A hundred senior retired officers of the All India Services and Central Civil Services have made an appeal to the Election Commission to update the electoral rolls accurately to include vulnerable sections of the society.
Under the aegis of the Constitutional Conduct Group which published two volumes of a public audit of elections earlier this year, 100 former bureaucrats signed the petition to chief election commissioner Sushil Chandra.
The letter calls for greater scrutiny to ensure that religious and caste minority communities, women, Dalits, Adivasis, trans people, urban homeless, persons with disabilities, persons with mental health issues and migrant labourers are included in voter rolls.
The signatories include former foreign secretary Sujatha Singh, retired IAS officers Wajahat Habibullah, Najeeb Jung, G.K. Pillai, K. Sujatha Rao, and Ardhendu Sen, ex-IPS officers Julio Ribeiro, Maxwell Pereira¸ F.T.R. Colaso, Vappala Balachandran and Amitabh Mathur and Punjab’s former principal chief conservator of forests H. S. Gujral. It also includes top former Research and Analysis Service officers Anand Arni and Rana Banerji, Chennai’s former chief commissioner of income tax, A. Selvaraj, and G. Sankaran, former president of the Customs, Excise and Gold (Control) Appellate Tribunal.
The letter lists five points of action — ensuring registration of all eligible voters, foolproof mechanism for verification by voter of inclusion of name in relevant part of electoral rolls, deletion of duplicate names and names of voters who have moved or died, using Aadhaar number to validate voter IDs constitutes a gross violation of the citizens’ right to privacy and ensuring error-free, verifiable electoral rolls.
The signatories said: “In particular, we wish to stress the need for the ECI to make special rules for the urban homeless and put in place special measures for differently-abled persons. The normal procedures for registration and verification that apply before a name is included in the electoral lists create virtually unsurpassable barriers for the urban homeless. Typically, homeless women and men have no documents that prove their identity or address. For these groups (members of which have no homes), special rules that permit either self-verification, or verification by any individual whose name exists in the electoral lists, are needed. Since they have no fixed address, we propose that the address of the nearest homeless shelter where they sleep at night, or the address of an NGO that works with homeless populations in the city, should suffice for purposes of the electoral list.”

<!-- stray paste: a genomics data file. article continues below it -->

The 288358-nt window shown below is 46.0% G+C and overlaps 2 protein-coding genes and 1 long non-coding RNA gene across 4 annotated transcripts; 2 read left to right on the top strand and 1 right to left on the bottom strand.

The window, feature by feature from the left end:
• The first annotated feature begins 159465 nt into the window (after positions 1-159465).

In addition to the existing online system, they recommended that the latest official master roll should be displayed on a public online bulletin board, as well as another bulletin board of transaction records, which enables every voter given a receipt for application for enrolment, update or deletion to search for the application process status.
They said: “There is need to improve the data entry software, with built-in warnings when duplicate entries are being made and verification by the Electoral Registration Officer where such warnings are ignored by lower staff.”
The letter adds: “The Telangana CEO (chief electoral officer) reported in September 2018 that 2.2 million people were excluded from the electoral rolls after Aadhaar-based ‘verification’ was carried out in 2015, thus depriving them of the right to vote in the general elections to the Telangana Legislative Assembly….”
Although allegations have often arisen in recent polls of names missing from voter lists, no former election commissioner signed the memo.